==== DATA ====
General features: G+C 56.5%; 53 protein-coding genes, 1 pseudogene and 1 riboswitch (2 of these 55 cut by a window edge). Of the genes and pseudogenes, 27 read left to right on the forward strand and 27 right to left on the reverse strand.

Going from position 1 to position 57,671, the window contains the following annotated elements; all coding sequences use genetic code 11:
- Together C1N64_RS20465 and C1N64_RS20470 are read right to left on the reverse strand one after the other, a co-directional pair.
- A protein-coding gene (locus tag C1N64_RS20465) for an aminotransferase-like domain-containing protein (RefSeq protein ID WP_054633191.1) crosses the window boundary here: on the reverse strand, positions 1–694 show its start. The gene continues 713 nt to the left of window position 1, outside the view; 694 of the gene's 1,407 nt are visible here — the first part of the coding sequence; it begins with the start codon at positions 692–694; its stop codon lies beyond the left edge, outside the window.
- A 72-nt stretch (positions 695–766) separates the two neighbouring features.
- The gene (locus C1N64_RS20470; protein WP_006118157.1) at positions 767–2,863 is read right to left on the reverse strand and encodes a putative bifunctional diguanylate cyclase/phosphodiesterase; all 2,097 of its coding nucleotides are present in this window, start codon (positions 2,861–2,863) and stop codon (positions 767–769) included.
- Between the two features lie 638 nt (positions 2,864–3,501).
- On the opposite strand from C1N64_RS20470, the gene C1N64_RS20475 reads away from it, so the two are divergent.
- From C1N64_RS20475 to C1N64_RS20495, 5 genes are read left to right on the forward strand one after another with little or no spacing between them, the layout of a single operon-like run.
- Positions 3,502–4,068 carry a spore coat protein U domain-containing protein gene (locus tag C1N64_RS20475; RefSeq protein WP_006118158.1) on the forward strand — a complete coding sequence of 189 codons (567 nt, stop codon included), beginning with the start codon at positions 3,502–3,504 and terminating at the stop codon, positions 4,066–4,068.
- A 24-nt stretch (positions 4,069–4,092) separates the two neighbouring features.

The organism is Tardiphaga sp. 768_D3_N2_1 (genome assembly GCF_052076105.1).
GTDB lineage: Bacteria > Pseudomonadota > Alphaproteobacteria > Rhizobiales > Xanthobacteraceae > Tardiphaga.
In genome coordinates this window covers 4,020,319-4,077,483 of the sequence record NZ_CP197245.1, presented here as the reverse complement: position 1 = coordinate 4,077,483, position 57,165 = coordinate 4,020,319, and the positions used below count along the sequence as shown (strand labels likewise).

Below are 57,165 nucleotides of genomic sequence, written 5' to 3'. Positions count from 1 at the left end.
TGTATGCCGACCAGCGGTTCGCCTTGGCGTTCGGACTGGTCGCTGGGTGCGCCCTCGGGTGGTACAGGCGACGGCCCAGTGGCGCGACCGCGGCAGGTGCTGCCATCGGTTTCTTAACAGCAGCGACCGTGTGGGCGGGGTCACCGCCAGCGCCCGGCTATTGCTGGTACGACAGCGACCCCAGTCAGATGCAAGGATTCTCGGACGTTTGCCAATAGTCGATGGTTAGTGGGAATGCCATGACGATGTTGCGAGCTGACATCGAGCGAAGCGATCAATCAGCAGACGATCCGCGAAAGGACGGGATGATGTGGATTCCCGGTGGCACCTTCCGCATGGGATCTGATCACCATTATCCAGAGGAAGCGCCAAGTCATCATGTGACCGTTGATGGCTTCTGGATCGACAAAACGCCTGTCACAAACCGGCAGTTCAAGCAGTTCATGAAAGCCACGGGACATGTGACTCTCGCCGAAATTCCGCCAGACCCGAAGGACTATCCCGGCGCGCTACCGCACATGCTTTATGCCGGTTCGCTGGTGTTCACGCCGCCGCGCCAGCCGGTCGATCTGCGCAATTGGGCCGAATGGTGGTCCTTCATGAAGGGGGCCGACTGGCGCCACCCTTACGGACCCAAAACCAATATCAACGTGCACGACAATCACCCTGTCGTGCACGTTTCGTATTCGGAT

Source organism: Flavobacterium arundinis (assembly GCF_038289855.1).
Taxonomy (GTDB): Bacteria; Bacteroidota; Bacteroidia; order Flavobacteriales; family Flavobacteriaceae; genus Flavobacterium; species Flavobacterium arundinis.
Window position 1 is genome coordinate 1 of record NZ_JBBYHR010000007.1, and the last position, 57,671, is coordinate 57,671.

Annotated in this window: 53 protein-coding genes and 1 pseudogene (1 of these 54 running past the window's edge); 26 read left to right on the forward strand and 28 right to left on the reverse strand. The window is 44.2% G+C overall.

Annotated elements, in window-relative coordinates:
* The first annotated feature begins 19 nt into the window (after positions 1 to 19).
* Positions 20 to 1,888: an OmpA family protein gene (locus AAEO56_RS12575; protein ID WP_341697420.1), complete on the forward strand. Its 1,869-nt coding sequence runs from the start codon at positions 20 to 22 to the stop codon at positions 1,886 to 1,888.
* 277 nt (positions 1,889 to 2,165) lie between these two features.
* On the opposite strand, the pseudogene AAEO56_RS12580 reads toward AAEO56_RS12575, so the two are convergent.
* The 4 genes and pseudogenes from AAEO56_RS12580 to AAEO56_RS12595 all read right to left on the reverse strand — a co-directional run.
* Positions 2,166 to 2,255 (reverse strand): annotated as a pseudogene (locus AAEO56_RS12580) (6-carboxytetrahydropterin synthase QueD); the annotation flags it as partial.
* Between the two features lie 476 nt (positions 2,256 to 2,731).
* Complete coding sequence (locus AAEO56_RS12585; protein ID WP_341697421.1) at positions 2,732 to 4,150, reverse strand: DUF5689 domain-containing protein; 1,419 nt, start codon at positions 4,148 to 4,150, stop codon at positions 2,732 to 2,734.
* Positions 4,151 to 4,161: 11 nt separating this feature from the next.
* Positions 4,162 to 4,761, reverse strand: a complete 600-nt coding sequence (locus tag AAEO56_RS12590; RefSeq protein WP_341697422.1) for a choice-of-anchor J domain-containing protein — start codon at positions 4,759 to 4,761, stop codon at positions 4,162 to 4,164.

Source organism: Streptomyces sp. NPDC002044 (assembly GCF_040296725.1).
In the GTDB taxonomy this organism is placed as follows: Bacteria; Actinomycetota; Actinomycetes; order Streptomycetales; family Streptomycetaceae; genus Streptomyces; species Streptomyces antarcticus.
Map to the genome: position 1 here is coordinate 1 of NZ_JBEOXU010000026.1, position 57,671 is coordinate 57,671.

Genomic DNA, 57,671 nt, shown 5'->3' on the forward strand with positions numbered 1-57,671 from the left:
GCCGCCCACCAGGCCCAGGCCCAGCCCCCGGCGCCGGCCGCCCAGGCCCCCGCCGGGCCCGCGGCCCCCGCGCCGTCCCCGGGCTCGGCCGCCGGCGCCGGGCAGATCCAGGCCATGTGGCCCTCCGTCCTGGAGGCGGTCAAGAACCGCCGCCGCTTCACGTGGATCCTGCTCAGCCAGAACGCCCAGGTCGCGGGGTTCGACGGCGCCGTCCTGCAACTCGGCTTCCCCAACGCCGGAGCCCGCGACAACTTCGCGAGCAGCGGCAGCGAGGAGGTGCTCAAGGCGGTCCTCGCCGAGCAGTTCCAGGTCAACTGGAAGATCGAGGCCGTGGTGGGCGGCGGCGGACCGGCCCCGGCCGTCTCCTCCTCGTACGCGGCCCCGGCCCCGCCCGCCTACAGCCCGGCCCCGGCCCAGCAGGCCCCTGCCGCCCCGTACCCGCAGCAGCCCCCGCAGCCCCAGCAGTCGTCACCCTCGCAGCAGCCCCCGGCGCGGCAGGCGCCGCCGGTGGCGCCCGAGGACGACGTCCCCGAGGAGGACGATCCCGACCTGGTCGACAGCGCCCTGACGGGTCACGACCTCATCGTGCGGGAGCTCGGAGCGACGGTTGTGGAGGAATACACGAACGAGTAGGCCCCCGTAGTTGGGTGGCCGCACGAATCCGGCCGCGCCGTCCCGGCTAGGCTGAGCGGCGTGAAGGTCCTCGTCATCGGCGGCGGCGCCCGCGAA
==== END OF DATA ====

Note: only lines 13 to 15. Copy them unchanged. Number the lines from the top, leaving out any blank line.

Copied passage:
GTDB lineage: Bacteria > Pseudomonadota > Alphaproteobacteria > Rhizobiales > Xanthobacteraceae > Tardiphaga.
In genome coordinates this window covers 4,020,319-4,077,483 of the sequence record NZ_CP197245.1, presented here as the reverse complement: position 1 = coordinate 4,077,483, position 57,165 = coordinate 4,020,319, and the positions used below count along the sequence as shown (strand labels likewise).

Below are 57,165 nucleotides of genomic sequence, written 5' to 3'. Positions count from 1 at the left end.